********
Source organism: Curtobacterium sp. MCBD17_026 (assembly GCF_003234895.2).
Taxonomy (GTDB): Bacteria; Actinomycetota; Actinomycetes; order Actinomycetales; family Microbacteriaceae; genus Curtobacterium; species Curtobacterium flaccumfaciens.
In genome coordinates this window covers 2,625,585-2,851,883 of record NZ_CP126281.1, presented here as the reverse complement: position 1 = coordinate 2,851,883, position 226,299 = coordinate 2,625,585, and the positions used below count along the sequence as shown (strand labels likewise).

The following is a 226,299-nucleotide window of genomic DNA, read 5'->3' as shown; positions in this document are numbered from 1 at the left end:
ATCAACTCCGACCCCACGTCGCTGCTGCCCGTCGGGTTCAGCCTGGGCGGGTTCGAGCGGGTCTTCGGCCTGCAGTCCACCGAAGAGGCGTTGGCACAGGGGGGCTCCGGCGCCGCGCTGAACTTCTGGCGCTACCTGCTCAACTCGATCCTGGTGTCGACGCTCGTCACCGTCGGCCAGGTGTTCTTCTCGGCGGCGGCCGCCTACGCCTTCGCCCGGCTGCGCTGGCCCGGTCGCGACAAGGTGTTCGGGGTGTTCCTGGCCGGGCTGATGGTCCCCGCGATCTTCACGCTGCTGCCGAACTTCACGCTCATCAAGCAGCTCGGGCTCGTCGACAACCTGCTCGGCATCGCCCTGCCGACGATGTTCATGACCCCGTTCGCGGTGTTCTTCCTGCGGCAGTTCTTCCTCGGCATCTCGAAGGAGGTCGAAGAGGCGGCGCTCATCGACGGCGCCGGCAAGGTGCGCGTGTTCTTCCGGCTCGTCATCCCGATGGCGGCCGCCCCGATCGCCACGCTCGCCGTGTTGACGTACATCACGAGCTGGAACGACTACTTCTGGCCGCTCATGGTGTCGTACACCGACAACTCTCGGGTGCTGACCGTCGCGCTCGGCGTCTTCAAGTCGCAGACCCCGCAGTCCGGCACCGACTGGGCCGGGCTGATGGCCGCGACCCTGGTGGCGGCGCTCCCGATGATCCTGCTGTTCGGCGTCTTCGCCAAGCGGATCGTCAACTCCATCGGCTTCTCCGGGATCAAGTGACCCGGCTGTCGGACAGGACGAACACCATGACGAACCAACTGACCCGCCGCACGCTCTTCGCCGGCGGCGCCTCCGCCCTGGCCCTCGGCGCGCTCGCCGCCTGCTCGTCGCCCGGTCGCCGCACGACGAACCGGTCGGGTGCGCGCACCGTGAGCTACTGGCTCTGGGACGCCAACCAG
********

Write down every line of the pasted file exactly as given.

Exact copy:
Source organism: Curtobacterium sp. MCBD17_026 (assembly GCF_003234895.2).
Taxonomy (GTDB): Bacteria; Actinomycetota; Actinomycetes; order Actinomycetales; family Microbacteriaceae; genus Curtobacterium; species Curtobacterium flaccumfaciens.
In genome coordinates this window covers 2,625,585-2,851,883 of record NZ_CP126281.1, presented here as the reverse complement: position 1 = coordinate 2,851,883, position 226,299 = coordinate 2,625,585, and the positions used below count along the sequence as shown (strand labels likewise).

The following is a 226,299-nucleotide window of genomic DNA, read 5'->3' as shown; positions in this document are numbered from 1 at the left end:
ATCAACTCCGACCCCACGTCGCTGCTGCCCGTCGGGTTCAGCCTGGGCGGGTTCGAGCGGGTCTTCGGCCTGCAGTCCACCGAAGAGGCGTTGGCACAGGGGGGCTCCGGCGCCGCGCTGAACTTCTGGCGCTACCTGCTCAACTCGATCCTGGTGTCGACGCTCGTCACCGTCGGCCAGGTGTTCTTCTCGGCGGCGGCCGCCTACGCCTTCGCCCGGCTGCGCTGGCCCGGTCGCGACAAGGTGTTCGGGGTGTTCCTGGCCGGGCTGATGGTCCCCGCGATCTTCACGCTGCTGCCGAACTTCACGCTCATCAAGCAGCTCGGGCTCGTCGACAACCTGCTCGGCATCGCCCTGCCGACGATGTTCATGACCCCGTTCGCGGTGTTCTTCCTGCGGCAGTTCTTCCTCGGCATCTCGAAGGAGGTCGAAGAGGCGGCGCTCATCGACGGCGCCGGCAAGGTGCGCGTGTTCTTCCGGCTCGTCATCCCGATGGCGGCCGCCCCGATCGCCACGCTCGCCGTGTTGACGTACATCACGAGCTGGAACGACTACTTCTGGCCGCTCATGGTGTCGTACACCGACAACTCTCGGGTGCTGACCGTCGCGCTCGGCGTCTTCAAGTCGCAGACCCCGCAGTCCGGCACCGACTGGGCCGGGCTGATGGCCGCGACCCTGGTGGCGGCGCTCCCGATGATCCTGCTGTTCGGCGTCTTCGCCAAGCGGATCGTCAACTCCATCGGCTTCTCCGGGATCAAGTGACCCGGCTGTCGGACAGGACGAACACCATGACGAACCAACTGACCCGCCGCACGCTCTTCGCCGGCGGCGCCTCCGCCCTGGCCCTCGGCGCGCTCGCCGCCTGCTCGTCGCCCGGTCGCCGCACGACGAACCGGTCGGGTGCGCGCACCGTGAGCTACTGGCTCTGGGACGCCAACCAG